You can almost hear the cartoon xylophone as the concentric edges of Ryan Wineinger’s set design converge in the new Children’s Theatre of Charlotte production of Seussical. Things move with Warner Brothers quickness at McColl Family Theatre as director Alan Poindexter propels a gifted cast through the Stephen Flaherty-Lynn Ahrens musical in just under 93 minutes. The famed opening Looney Tunes title color has been bled from scarlet to white, so the feel of this show straddles the worlds of books and animated shorts.
Connie Furr’s costume designs scream out all the pizzazz the basic set lacks, sometimes taking audacious liberties with her Dr. Seuss models. Lighting designer, David Fillmore Jr., gives the set occasional infusions of color, while choreographer Ron Chisholm electrifies it with motion.
Quite a spectacular show — with a 100% chance of bubble showers — and quite an energetic cast. For a couple of seconds, I thought that was Hardin Minor as the Cat in the Hat under Furr’s fur and behind an uncredited makeup artist’s whiskers, but it’s actually Mark Sutton, acting with enough physicality to have majored in Minor’s miming. Andy Faulkenberry, the Cat in the 2009 Seussical at Theatre Charlotte, has now moved his triple-threat talents to Whoville, where he presides as Mayor, and Beau Stroupe, fresh from his crossdressing exploits as Edna in CPCC Summer Theatre’s Hairspray, doubles as Yertle the Turtle and Otto von Bismarck (or Schmitz, if we’re insisting on accuracy).
Numerous divas, present and future, dazzle us from beginning to end. Susan Roberts Knowlson unfurls the mono- and the many-feathered Gertrude while fellow CP Summer stalwart Olivia Edge is Mrs. Mayor. Lucy Stetson makes a sultry Charlotte debut as vampy Mayzie LaBird, Nicole Watts as the Sour Kangaroo finally lands the role that adequately showcases her scorching voice, and a budding trio of Bad Girls — Casi Harris, Caroline Chisholm, and Mandy Moss — set off doo-wop dynamite every time they cross the stage in their glittery Vegas attire.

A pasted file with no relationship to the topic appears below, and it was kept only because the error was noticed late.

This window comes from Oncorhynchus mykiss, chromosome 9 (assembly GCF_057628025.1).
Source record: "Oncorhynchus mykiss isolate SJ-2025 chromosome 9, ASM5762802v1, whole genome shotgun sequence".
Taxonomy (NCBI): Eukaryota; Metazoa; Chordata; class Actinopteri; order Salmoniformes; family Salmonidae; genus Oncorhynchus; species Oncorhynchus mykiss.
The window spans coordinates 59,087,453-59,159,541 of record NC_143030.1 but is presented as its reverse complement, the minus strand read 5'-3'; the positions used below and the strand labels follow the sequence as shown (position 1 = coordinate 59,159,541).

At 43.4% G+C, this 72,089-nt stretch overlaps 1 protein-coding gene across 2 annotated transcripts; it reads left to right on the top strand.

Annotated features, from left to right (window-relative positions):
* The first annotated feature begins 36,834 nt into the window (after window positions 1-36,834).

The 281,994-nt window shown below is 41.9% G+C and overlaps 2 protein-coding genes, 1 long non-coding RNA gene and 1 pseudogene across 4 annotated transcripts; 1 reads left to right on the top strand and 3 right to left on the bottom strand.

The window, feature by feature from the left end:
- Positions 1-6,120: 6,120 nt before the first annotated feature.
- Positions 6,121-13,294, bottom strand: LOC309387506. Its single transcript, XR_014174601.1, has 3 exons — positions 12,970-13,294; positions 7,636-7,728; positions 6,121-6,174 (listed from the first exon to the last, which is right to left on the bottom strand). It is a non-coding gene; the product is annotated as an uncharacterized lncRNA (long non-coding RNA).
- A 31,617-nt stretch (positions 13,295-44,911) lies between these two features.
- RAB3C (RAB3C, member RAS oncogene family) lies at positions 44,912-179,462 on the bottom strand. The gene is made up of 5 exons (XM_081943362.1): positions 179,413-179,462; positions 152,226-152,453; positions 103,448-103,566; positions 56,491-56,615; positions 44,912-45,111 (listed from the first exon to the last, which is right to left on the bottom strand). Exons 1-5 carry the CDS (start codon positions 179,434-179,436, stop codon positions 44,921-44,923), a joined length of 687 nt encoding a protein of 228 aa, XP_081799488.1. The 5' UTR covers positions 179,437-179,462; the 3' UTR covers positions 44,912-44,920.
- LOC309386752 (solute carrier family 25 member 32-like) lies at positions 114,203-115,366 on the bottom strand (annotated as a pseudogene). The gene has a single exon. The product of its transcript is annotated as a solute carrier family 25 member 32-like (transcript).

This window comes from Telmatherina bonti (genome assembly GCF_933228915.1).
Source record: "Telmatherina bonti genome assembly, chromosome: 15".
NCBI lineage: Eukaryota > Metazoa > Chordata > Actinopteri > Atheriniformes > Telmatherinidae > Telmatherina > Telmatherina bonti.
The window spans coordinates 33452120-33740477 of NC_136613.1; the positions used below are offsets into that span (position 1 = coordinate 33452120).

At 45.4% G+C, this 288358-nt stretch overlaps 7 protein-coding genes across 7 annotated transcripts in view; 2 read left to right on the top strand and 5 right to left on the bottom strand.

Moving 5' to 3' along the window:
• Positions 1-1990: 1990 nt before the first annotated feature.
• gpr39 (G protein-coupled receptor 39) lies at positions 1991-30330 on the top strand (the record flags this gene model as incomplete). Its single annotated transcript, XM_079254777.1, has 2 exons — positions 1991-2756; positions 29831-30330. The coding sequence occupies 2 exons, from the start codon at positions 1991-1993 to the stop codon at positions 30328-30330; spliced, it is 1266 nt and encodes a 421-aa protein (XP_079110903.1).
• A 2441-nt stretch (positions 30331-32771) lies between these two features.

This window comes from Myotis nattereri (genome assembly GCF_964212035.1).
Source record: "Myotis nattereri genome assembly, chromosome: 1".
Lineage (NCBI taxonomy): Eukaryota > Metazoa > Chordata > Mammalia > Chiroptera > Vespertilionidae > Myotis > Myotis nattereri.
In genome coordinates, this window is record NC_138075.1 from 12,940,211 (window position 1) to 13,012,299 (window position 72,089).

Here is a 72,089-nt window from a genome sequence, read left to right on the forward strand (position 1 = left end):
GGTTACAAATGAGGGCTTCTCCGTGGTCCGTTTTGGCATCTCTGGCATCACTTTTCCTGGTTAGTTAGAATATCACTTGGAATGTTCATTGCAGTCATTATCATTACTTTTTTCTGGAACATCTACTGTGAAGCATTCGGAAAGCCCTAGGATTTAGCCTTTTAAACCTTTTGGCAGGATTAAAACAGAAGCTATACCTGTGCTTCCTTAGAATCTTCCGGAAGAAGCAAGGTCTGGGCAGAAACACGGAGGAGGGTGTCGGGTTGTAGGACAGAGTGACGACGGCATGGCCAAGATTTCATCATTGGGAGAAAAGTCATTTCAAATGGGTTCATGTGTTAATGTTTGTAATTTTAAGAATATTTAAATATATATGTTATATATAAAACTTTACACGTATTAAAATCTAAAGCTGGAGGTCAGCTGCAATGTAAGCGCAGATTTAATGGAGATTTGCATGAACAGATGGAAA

Yet Poindexter still ruins it all by directing with his stopwatch instead of his heart. He scraps the frame of the script, where the Cat narrates the whole story to a little boy. Worse, he decides that nobody will miss the suspenseful cosmic build-up to Whoville’s salvation. Unless every person in microscopic Whoville shouts out together, the skeptics in the Jungle of Nool will not hear them, and Whoville’s protector, Horton the Elephant, will have to surrender custody of their world and await some sort of dire sentence from Judge Yertle.
We do get better follow-through on Horton’s “a person’s a person, no matter how small” mantra. As the bleeding-heart pachyderm, Chaz Pofahl isn’t as chunky or dogged as Stuart Spencer was in 2009, but he sings “Alone in the Universe” so soulfully — and his gleaming gray costume is so adorable — we don’t mind terribly. With the downsizing of the larger Whoville theme — every person’s voice counts and makes a difference — we don’t get enough bonding between Horton and JoJo, the boy who makes the cosmic difference in Whoville.
It hardly gets any better than seventh-grader Sam Faulkner as JoJo. I searched in vain for a single amateurish moment when the spotlight shone on the precious mote and when our attention was directed away from him. But Faulkner would normally be double-cast as The Boy in an uncut Seussical, expanding a relationship with the Cat that gets halfway developed when JoJo spends quality time with our narrator, culminating in “It’s Possible (In McElligot’s Pool)” midway through Act 1. There ought to be a corresponding jolt at the end of Act 2, but Poindexter relegates Whoville’s part of the denouement to the rear of the stage, in the innermost of his Looney Tunes circles. I’d rather see it happening downstage with the widescreen emphasis it deserves. If that means tossing out the cameos of the Grinch, the Lorax, and Sam I Am, sign me up.
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